"All things bright and beautiful" hinges this classic American themed restaurant. No, it is neither like Johnny Rockets nor Mr. Jones. Think of it as Martha Stewart's humble abode, drenched with vibrant, joyous and homely feel. Or maybe the astute description of it is maybe everyday Sunday. One inexorable reason perhaps is their endless 60's playlist, like The Beatles, Buddy Holly, Jerry Lee Lewis, etc. 

Quaint archaic American home design with little kiddie nook makes it more cutesy than it already is. It seemed like a life-sized dollhouse, first impression to boot. The tables, books, and the toys were coherently displayed, adding a warmth exude to the ambiance. 

The heart-friendly dishes awaits you like you're a member of a family that is Stacy's. Restaurant and Cafe.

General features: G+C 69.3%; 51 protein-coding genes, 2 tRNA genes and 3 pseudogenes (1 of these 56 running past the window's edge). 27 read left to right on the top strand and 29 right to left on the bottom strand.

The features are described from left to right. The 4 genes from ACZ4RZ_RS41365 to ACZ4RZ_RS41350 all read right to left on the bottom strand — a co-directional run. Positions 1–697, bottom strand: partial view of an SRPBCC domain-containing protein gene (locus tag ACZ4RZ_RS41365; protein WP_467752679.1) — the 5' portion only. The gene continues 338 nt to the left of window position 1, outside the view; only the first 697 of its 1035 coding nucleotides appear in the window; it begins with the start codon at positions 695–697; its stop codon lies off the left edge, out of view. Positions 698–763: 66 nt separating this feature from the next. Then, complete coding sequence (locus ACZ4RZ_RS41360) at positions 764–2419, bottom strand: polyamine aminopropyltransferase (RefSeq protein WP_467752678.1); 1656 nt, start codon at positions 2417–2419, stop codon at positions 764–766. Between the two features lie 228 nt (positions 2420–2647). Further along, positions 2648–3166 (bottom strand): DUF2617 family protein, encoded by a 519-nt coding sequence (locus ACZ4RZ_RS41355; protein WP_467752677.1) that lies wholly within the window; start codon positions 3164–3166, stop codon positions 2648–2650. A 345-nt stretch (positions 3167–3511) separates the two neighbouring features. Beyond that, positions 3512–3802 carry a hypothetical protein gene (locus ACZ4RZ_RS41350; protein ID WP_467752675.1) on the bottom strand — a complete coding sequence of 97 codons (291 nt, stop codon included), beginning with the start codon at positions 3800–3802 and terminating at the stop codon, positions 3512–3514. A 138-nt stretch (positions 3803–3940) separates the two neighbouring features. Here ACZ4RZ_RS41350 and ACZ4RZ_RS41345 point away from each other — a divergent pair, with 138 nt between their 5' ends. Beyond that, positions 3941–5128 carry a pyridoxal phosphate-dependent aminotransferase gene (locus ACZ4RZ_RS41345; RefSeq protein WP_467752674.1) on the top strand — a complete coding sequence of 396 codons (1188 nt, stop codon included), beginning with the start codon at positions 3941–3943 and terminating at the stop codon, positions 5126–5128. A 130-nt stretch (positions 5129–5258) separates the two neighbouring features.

Cakes and pastries. 

Cupcakes in pastel colors. 

An appetizer which is a mix of glazed pretzel, marshmallows and popcorn. 

Strawberry Iced Tea.

Spicy Lemon Shrimp Scampi with Angel Hair.

Granny's Picnic Bow - chunks of chicken and pork belly carefully simmered in a special honey vinegar concoction, air dried, flaked and refried. Indulgently topped with laguna, white cheese and served with roasted garlic rice, fluffy scrambled egg and mango-tomato salsa on the side. 

And they're reasonably priced. Don't fret, she's just looking for a change for our parking fee. 

So if you want a dining sphere that ushered you to a 50's-60's dimension with a feel good tapestry, white wicker chairs, pink kitchen appliance, baby colored aprons, yellow dandelions, lime green decors, dusty classic books and toys, this is just the right spot for you. 

Balkan Yugoslavian Home Cooking at Bonifacio Global City

Normally Serbia comes to mind whenever I am on a clandestine operation where the epicenter of conflict is at Belgrade. Or anywhere within the radius. Oh wait, me being a notable globe-trotter, with espionage mission stretching to almost all corners of the globe, from CIA's headquarters to tropical Jamaica, from the crisp backdrop of Swiss Alps to the bohemian city of Prague, is just a figment of my wishful thinking. Maybe I am James Bond personified in my other lifetime.